In March, La Niña attended Theatre Camp in Menlo Park and loved it; she claimed that the three instructors were really fun and that she enjoyed every day. At the camp’s peak, La Niña was reciting Shakespeare in restaurants, talking to people in interesting dramatic voices, showing off her dance moves, and demonstrating her fake emotions skills. So, thinking it was a quick and easy win for a camp, I enrolled her in the summer version.
But somewhere along the way, the summer version of the camp lost something. The three great instructors were there… and they are still great… but it seems (in my opinion) that there were a few other adults that had difficulty handling children.
I’m being generous in that last statement.
Now, I worked for 15-years as a coach and swim instructor; and, one of the things I really like about kids is they will give unfiltered and unbiased feedback whether you want it or not. The secret to working with these little honest talking machines is understanding this and constantly adapting your program based on what they are saying in their unfiltered but brilliant way.
For this reason, I wanted La Niña to write this post because ultimately she is the end-user of the camp (the product)… not me. She attended the camp. She participated in the activities. She gave the feedback to the staff but nothing was done. She chose to not write because camp did not make me happy and I don’t want to write about it.
Fair enough… so let’s cut to the chase…
Camp is boring. — La Niña
“Boring” is quite possibly the worst thing you can hear about anything. The camp experience is a product and if a product is boring, no one is going to buy it. As a product designer, when I hear this type of feedback it’s time to take executives into a boardroom and re-evaluate their future in the market.
A child who is bored will push every button within their reach and keep pushing until kittens and puppies fall from the sky; it’s not rocket science. To solve this, step-up-your-game, adapt, and find new ways to engage… an engaged child will laugh, have fun, solve problems, and want to be better.
Mommy, am I a troublemaker? — La Niña
I’ve never used this word in association with a child so it came as a bit of a shock… because ultimately if a child is a “troublemaker” it’s because the adults around them are doing something wrong… and it’s time to adapt.
Because of this little question, I had to teach little La Niña about bad behaviours.
Bad behaviours are things that people learn over the course of their life through interactions with other people: bullying, name-calling, manipulation, meanness, sabotage, information hoarding — all because of insecurity or for some sort of personal gain. In businesses, I’ve seen team members destroy a project so they can become “the hero” or protect their job.
It’s actually quite common and is a self-perpetuating cycle: people hear/see this, they carry it, and they pass it on. Lather. Rinse. Repeat. Refusing to pass these on, and seeing them as wrong/untruths is one way to stop the cycle.
Crushing a kid’s honesty and labelling them as difficult is wrong. The world needs a generation of critical and creative thinkers who can untangle the mess that we’ve created… and we need to allow this generation to grow without killing their ability to think. I already see this need in most corporations (and the world is simply made up of corporations called countries) and the crazy, obsessive compulsion for people to suppress anyone who tries to change the status quo or who is somehow perceived as being better or different.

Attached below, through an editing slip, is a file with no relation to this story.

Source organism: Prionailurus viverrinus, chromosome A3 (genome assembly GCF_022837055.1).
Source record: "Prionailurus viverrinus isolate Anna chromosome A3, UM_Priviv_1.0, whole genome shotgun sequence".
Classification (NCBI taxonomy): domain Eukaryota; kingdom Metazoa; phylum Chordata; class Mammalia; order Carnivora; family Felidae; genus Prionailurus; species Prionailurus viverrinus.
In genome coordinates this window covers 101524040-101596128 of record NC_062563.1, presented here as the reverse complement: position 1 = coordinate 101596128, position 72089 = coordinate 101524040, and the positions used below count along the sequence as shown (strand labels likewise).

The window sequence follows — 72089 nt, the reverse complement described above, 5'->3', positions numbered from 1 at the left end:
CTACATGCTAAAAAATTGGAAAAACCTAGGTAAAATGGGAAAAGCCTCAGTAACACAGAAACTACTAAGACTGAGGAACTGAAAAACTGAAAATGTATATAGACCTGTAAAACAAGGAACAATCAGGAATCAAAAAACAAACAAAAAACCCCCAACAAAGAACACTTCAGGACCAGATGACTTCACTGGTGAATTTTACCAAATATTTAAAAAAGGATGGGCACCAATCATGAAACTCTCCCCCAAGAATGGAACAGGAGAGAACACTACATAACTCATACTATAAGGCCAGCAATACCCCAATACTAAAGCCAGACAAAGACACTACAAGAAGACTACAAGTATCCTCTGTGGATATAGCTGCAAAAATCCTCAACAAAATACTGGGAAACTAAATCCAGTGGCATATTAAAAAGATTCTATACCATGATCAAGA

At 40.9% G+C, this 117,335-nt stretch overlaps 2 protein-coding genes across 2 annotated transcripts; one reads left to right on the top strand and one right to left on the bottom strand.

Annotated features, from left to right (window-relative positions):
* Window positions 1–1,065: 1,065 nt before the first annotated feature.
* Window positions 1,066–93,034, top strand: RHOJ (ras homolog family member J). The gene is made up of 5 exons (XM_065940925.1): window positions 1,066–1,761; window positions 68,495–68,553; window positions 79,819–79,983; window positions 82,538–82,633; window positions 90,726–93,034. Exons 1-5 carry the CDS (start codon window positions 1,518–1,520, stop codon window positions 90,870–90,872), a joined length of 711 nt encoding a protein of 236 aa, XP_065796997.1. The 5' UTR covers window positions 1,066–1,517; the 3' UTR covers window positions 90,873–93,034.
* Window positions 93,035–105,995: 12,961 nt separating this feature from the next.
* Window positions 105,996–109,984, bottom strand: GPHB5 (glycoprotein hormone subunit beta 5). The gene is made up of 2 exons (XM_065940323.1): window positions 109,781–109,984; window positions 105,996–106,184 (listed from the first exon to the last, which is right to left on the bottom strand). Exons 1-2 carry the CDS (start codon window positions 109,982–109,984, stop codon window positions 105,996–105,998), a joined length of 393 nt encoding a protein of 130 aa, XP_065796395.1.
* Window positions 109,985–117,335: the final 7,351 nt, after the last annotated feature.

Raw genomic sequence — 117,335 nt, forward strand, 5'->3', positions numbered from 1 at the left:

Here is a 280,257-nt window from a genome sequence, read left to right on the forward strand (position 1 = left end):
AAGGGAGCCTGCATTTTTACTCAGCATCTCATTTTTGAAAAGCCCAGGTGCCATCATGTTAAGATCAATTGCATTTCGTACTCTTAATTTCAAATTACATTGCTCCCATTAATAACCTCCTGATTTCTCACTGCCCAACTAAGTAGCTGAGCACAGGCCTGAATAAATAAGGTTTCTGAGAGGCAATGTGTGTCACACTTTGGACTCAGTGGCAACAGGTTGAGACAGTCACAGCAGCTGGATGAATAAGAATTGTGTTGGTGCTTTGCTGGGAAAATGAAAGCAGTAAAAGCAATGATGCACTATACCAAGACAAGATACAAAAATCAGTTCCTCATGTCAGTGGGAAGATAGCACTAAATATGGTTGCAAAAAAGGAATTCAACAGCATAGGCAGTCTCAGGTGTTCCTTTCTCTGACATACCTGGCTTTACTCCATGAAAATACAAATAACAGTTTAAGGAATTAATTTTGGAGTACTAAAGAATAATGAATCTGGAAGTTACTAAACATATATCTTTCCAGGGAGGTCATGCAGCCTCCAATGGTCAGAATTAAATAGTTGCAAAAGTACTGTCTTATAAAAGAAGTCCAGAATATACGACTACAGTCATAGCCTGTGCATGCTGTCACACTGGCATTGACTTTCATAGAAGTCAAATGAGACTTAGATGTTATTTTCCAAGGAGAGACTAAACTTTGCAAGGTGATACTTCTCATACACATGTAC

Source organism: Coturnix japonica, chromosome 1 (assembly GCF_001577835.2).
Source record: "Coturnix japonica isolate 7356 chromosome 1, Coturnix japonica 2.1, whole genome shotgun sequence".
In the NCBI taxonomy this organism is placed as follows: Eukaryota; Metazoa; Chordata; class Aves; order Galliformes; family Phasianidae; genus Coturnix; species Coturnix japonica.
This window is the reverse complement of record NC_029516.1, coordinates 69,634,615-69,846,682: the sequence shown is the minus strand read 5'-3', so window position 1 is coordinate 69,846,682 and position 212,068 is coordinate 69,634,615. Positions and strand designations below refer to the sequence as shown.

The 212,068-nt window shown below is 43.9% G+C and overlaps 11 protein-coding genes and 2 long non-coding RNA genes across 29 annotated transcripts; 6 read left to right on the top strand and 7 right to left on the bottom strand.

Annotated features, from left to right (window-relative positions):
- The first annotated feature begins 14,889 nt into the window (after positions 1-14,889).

Another thing that is disturbing is telling a child they can’t do something because they are insert stupid reason here. Since coming to California the stupid reasons we’ve heard are: “because you’re a girl,” “because you’re not American,” “because you’re too small,” “because two friends can’t do the same sport,” and “because you’re a troublemaker.”
All of these statements are bullshit; it’s no wonder the world is full of people who lack the courage and confidence needed to live up to their potential (or beyond it). And, because of all of these statements, little Miss La Niña is doing lots of wonderful things this summer that she was told she couldn’t do… because I don’t want other people to inflict their phantom limitations on my daughter. I want her to discover her own boundaries, make her own decisions, and think for herself.
Now… back to the camp. We chose to leave camp and never go back, and in the evenings, La Niña and I spent a lot of time at the beach or in the park talking and deprogramming messages. It was actually good bonding time where *I think* she learned some important life skills.
4 comments on “That Theatre Camp in Menlo Park [Rant]”Add yours →
And today’s stupid reason: because you’re not nice enough. Where do people come up with this shit? Honestly. One of my favourite quotes is (and I have a t-shirt that says this): Well behaved women rarely make history.
I think a lot of these camp coordinators have a preconceived notion that everyone should fit into a certain mold and if anyone doesn’t do everything “right” they don’t fit. Take an intelligent kid who likes to make a lot of decisions on her own and they don’t know what to do.
Martin Luther King, Gandhi, Joan of Arc, and Mother Teresa were all called troublemakers. I say lets have more “troublemakers” willing to challenge conventional wisdom.
I agree. Unfortunately we live in a world where there’s not much validation or encouragement for troublemakers… so there’s a complex dance between continuing to cause “trouble” and trying to keep you’re self-esteem in tact. I actually don’t fully understand what the term “troublemaker” means because I’m often put on a project as a “disruptive thinker” to push boundaries and help a company evolve. This is one of those things (in my mind) where there’s no black and white.